After 9/11, a number of schools and organizations asked me to speak on behalf of the Middle East and its inhabitants, specifically to deflect possible anti-Arab/anti-Muslim feelings which were running rampant.
I’m not sure how successful I was, but I’ll say the same thing now that I said then:
In my opinion, the Arab people are among the friendliest people in the world. I felt more safe there than I did anywhere else, including the South…maybe especially the South?
(My friends and I were kicked out of a bar in Houston for not being “country” enough, and that may have saved our lives…but that’s a story for another time.)
While I was there, Syria was among the safest countries in the world.
For example, I lost my wallet in the spring of 1996 with almost $500 in it. Imagine my surprise when I received a call from the American Embassy to come down with identification so I could pick up a lost item – my wallet, with all the money still inside.
The first week of school, my colleagues recommended that I hire Naima as my maid.
She worked for a number of teachers, so I had someone reach out to her and give directions to my apartment – I would have done it myself, but she didn’t speak English, and she didn’t own a phone.
That afternoon, Naima arrived with her eight- and ten-year old daughters, which acted as interpreters.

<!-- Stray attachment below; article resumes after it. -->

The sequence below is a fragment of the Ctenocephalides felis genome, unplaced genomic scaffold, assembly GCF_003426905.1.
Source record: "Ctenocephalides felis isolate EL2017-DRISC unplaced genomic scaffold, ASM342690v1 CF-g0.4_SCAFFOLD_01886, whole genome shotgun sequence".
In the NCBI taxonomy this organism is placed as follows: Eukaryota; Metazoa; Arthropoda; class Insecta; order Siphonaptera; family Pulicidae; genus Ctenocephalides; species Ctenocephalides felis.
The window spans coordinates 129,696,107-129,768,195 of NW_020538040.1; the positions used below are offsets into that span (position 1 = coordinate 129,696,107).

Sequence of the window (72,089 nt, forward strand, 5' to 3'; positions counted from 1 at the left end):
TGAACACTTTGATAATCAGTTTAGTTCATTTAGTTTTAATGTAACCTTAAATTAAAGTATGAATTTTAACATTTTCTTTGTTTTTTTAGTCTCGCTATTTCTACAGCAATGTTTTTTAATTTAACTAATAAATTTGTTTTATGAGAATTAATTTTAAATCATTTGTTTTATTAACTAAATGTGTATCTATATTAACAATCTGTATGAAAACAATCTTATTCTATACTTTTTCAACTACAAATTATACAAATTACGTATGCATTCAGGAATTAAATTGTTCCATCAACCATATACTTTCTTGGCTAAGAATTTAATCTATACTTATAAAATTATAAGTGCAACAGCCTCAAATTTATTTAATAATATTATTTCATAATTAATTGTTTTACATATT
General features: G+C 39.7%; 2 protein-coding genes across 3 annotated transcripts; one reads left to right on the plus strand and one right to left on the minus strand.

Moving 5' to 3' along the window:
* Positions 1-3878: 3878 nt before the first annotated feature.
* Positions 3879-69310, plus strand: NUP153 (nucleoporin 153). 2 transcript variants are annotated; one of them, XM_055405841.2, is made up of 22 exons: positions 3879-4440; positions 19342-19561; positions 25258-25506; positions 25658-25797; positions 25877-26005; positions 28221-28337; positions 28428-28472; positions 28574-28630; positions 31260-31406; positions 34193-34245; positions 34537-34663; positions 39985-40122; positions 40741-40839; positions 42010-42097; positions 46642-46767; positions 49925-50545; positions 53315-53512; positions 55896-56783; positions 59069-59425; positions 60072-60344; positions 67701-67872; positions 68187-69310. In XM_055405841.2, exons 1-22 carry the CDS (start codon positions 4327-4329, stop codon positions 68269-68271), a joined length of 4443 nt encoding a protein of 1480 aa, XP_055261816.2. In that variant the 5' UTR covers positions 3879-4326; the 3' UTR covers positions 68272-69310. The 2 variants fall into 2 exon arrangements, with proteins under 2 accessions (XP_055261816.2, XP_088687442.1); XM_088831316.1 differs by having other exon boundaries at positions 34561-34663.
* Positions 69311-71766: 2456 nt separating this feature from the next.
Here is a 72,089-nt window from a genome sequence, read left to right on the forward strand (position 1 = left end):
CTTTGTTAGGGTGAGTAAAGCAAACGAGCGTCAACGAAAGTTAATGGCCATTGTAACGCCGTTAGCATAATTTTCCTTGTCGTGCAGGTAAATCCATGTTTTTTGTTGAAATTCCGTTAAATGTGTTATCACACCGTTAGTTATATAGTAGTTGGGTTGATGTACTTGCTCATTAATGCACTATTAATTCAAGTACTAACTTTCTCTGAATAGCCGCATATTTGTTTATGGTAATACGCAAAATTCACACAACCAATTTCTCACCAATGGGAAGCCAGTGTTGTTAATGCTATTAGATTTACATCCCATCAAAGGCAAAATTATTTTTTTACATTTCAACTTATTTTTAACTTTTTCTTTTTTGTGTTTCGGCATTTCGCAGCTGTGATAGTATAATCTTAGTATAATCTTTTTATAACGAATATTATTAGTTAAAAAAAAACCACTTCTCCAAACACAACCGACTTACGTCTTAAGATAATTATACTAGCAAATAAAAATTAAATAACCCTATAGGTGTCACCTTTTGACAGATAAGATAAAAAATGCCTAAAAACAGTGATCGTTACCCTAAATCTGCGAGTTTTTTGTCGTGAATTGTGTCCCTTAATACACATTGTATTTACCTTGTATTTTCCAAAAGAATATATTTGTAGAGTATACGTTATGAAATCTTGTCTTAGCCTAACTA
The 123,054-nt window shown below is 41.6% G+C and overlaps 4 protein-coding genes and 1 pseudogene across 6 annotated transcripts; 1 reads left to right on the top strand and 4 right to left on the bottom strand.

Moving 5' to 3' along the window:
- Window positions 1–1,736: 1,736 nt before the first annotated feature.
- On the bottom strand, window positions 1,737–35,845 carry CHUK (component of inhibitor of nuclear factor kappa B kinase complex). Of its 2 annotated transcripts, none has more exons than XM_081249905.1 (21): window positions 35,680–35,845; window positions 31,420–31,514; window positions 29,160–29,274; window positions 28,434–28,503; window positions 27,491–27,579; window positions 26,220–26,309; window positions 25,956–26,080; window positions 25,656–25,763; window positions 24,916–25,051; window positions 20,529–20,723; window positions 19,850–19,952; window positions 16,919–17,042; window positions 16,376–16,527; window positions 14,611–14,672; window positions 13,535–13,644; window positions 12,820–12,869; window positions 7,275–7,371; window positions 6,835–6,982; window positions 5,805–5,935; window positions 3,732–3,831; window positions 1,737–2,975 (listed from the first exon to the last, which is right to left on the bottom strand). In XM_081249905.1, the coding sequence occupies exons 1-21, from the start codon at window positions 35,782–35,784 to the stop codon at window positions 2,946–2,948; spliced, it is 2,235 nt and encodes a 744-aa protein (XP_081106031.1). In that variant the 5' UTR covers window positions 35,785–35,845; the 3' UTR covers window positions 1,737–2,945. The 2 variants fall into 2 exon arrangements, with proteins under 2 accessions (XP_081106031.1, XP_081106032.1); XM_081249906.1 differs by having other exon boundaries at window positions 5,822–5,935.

Naima would clean my place for ten dollars a week.
It was the best ten dollars I’d ever spent in my life. Naima spent about four hours a week at my house, and the place was impeccably clean, my clothes never smelled more Gain™ fresh. Heck, she even ironed my socks and underwear!
Over time, I got to know Naima.
She lived in the Christian Quarter of Old City Damascus, a single mom because her husband had left.
In desperation, she began to clean houses to provide for her daughters. She cleaned about ten places for $100 each week, and that made her middle class in Syria. Her daughters went to private school, and she owned a satellite dish for her television, and a microwave for her kitchen, but no phone.
Naima cared for her clients as well. One time she opened my fridge and noticed I had no food inside. “Mr. Marc!”, she exclaimed in her halting English, “You no eat! I bring you food!!” The next week she was as good as her word.
I opened my fridge and found a massive bowl of riz bazella, the “meatloaf” of Syria, made of minced meat, rice, peas, onion and almonds, cooked in butter. Each week, Naima brought me a bowl to make sure I was eating enough.
I rarely ventured down the Damascus’ souq, but when I did I made sure I left myself the entire day free. Inevitably, I’d wind up with a shop owner in their backroom drinking tea and talking about relatives they had who’d moved to New Jersey (it seems EVERYONE had a family member who lived in Jersey!).
The store would be closed for a few hours, as we talked about anything and everything, communicating in halting phrases in each other’s language. One even brought out a National Geographic from 1974 (I think), and showed a picture of that same store, run by his father.